What the Military Can Learn From ‘Dune’

Carl von Clausewitz and Frank Herbert both understood the power of schwerpunkt. A 19th-century theorist revered among military geeks the way Paul Brown is revered among football coaches, Clausewitz wrote that each war has a center of gravity—which is how schwerpunkt is usually translated—and that victory often flows to the strategist who identifies and seizes it. Depending on the type of conflict, the center of gravity might be an enemy’s logistics base or field army, a nation’s capital, or even an individual (see: Osama bin Laden in the war with al Qaeda). Whatever form it takes, a schwerpunkt is “the hub of all power and movement, on which everything depends,” Clausewitz wrote.

In Dune, it’s the spice.

In a world where computers and artificial intelligence have been banned, the spice, or “melange,” enables pilots to fold space, traversing galaxies and time. The drug comes only from the planet Arrakis, and when Duke Leto Atreides ventures there to secure it, he’s quickly overthrown by Baron Vladimir Harkonnen. The Baron, though, understands spice only as a commodity. In a classic case of colonial shortsightedness, he exploits it to fund his empire, upsetting the Fremen locals in the process. But Paul Atreides, the Duke’s exiled son, knows a schwerpunkt when he sees it. Following his father’s ouster, he befriends the Fremen, becomes their messiah, gains control of spice production, reclaims Arrakis, and becomes emperor of the known universe.

find more info
find more information
find out here
find out here now
find out more
find out this here
for beginners
from this source
full article
full report
funny postget more
get more info
get more information
get redirected here
get the facts
go
go here
go now
go right here
go to the website
go to these guys
go to this site
go to this web-site
go to this website
go to website
go!!
going here
good
great post to read
great site
had me going
have a peek at these guys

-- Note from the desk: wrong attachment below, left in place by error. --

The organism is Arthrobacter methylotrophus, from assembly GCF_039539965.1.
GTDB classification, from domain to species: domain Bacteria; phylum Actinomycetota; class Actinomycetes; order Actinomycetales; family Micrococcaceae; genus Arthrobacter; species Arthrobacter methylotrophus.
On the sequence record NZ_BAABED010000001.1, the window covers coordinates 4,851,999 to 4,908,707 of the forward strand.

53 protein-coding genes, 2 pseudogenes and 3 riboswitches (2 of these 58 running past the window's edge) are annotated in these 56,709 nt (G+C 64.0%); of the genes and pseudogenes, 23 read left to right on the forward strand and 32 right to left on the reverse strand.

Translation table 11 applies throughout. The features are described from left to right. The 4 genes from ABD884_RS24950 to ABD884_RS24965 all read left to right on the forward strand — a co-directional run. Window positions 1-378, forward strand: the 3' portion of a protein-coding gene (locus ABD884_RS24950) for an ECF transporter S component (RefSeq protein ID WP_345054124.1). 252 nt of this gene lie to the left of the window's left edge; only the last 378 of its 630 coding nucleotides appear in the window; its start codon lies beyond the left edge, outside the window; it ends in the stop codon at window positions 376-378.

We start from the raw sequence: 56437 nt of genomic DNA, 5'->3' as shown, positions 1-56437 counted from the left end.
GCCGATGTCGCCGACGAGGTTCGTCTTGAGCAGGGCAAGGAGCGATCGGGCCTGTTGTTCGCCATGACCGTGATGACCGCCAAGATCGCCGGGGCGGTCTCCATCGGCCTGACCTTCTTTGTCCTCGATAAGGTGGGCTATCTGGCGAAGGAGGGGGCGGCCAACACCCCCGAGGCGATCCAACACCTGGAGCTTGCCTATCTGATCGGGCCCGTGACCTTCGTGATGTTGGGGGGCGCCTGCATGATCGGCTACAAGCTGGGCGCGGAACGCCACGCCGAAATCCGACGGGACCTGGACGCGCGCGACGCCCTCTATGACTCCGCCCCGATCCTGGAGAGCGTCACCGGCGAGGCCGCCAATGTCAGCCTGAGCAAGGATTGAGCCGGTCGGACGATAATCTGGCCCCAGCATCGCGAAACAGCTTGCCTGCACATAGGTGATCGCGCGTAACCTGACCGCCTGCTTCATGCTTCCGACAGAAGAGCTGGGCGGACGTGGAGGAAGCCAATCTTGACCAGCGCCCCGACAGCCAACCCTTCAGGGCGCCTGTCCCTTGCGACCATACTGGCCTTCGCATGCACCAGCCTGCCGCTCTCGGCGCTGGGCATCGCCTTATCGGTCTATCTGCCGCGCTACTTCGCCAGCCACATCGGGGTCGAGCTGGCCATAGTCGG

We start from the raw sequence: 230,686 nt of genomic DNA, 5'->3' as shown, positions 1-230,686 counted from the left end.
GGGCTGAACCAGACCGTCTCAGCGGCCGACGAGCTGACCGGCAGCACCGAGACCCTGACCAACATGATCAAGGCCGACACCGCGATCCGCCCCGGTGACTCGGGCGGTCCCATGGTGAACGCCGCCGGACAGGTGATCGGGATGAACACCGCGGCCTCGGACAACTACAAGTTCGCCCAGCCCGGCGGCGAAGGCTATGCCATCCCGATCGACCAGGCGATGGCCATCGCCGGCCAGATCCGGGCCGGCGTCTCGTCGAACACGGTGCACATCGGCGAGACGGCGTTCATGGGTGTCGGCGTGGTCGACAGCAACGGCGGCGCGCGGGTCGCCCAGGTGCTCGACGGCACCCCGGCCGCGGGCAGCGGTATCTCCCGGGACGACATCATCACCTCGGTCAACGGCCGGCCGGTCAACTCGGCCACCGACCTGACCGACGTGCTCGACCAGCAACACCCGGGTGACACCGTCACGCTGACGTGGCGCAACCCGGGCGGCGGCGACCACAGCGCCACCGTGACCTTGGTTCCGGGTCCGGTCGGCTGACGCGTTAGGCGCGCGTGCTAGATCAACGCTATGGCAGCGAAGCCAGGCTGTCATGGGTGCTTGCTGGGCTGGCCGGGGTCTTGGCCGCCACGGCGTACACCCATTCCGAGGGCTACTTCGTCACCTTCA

have a peek at this site
have a peek at this web-site
have a peek at this website
have a peek here
he has a good point
he said
helpful hints
helpful resources
helpful site
her comment is here
her explanation
her latest blog
her response
here
here are the findings
here.
his comment is here
his explanation
his response
home
home page
homepage
hop over to here
hop over to these guys
hop over to this site
hop over to this web-site
hop over to this website
how much is yours worth?
how you can help
i loved this
i thought about this
i was reading this
image source
in the know
index
informative post
inquiry
internet
investigate this sitekiller deal
knowing it
learn here
learn more
learn more here
learn the facts here now
learn this here now
like it
like this
link

Military heads don’t consult Herbert nearly as often as they do Clausewitz, but sci-fi still influences those in the military. In the 2000s, cadets who picked up Dune might’ve found insight into wars in the Middle East; in 2021, the book warns them not to rely too much on technology.

In the age of digital warfare, combatants with the right gadgets can almost fold space. But when everything from GPS to power grids to comms systems is subject to being jammed, spoofed, hacked, or blacked out, relying on tech will get your ass blown up. This has caused the US military to adopt back-to-basics methods, relearning, as Paul did, how to fight analog. Maintaining log books. Using runners and field phones. Fighting off of handwritten orders rather than electronically transmitted ones. It’s a painful process for many, but it’s necessary. Because today, the schwerpunkt in most conflicts—the spice—is digital information itself.


Jonathan Bratten is a military historian and an officer in the US Army.


Leave a Reply

Your email address will not be published. Required fields are marked *

Previous post Tips to Start Your Holiday Shopping Early
Next post Amazon Just Introduced Three New Kindle Paperwhites